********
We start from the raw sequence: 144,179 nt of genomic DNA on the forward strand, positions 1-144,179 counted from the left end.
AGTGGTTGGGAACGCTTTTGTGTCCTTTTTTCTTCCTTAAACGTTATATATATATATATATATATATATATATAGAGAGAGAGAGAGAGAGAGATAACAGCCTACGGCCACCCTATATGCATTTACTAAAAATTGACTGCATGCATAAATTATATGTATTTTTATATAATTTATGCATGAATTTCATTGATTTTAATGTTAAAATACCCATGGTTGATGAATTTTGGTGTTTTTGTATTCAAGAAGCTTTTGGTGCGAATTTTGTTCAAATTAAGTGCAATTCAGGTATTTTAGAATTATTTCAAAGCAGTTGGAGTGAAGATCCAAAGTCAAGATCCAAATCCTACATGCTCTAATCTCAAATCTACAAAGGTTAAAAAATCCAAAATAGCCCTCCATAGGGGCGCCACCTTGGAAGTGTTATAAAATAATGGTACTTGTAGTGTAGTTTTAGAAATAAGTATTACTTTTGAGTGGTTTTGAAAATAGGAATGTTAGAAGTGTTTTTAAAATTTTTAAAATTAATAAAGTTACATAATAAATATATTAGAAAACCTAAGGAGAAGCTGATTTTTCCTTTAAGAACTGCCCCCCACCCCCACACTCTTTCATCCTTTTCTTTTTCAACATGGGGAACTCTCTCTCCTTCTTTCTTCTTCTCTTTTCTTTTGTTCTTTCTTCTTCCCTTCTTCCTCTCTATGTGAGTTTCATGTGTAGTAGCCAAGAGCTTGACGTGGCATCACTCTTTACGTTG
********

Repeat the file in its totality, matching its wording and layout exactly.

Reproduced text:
We start from the raw sequence: 144,179 nt of genomic DNA on the forward strand, positions 1-144,179 counted from the left end.
AGTGGTTGGGAACGCTTTTGTGTCCTTTTTTCTTCCTTAAACGTTATATATATATATATATATATATATATATAGAGAGAGAGAGAGAGAGAGATAACAGCCTACGGCCACCCTATATGCATTTACTAAAAATTGACTGCATGCATAAATTATATGTATTTTTATATAATTTATGCATGAATTTCATTGATTTTAATGTTAAAATACCCATGGTTGATGAATTTTGGTGTTTTTGTATTCAAGAAGCTTTTGGTGCGAATTTTGTTCAAATTAAGTGCAATTCAGGTATTTTAGAATTATTTCAAAGCAGTTGGAGTGAAGATCCAAAGTCAAGATCCAAATCCTACATGCTCTAATCTCAAATCTACAAAGGTTAAAAAATCCAAAATAGCCCTCCATAGGGGCGCCACCTTGGAAGTGTTATAAAATAATGGTACTTGTAGTGTAGTTTTAGAAATAAGTATTACTTTTGAGTGGTTTTGAAAATAGGAATGTTAGAAGTGTTTTTAAAATTTTTAAAATTAATAAAGTTACATAATAAATATATTAGAAAACCTAAGGAGAAGCTGATTTTTCCTTTAAGAACTGCCCCCCACCCCCACACTCTTTCATCCTTTTCTTTTTCAACATGGGGAACTCTCTCTCCTTCTTTCTTCTTCTCTTTTCTTTTGTTCTTTCTTCTTCCCTTCTTCCTCTCTATGTGAGTTTCATGTGTAGTAGCCAAGAGCTTGACGTGGCATCACTCTTTACGTTG